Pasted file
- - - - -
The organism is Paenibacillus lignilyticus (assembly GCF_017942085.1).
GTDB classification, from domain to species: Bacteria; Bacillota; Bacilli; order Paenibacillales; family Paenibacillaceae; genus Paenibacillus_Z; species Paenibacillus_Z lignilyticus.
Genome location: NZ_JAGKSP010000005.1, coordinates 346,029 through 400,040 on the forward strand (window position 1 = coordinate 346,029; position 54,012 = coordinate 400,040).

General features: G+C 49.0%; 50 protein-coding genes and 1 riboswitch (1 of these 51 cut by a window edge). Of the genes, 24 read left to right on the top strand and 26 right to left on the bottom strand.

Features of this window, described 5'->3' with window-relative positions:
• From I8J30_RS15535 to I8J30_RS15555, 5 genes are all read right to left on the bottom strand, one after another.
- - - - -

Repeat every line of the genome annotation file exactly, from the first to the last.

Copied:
The organism is Paenibacillus lignilyticus (assembly GCF_017942085.1).
GTDB classification, from domain to species: Bacteria; Bacillota; Bacilli; order Paenibacillales; family Paenibacillaceae; genus Paenibacillus_Z; species Paenibacillus_Z lignilyticus.
Genome location: NZ_JAGKSP010000005.1, coordinates 346,029 through 400,040 on the forward strand (window position 1 = coordinate 346,029; position 54,012 = coordinate 400,040).

General features: G+C 49.0%; 50 protein-coding genes and 1 riboswitch (1 of these 51 cut by a window edge). Of the genes, 24 read left to right on the top strand and 26 right to left on the bottom strand.

Features of this window, described 5'->3' with window-relative positions:
• From I8J30_RS15535 to I8J30_RS15555, 5 genes are all read right to left on the bottom strand, one after another.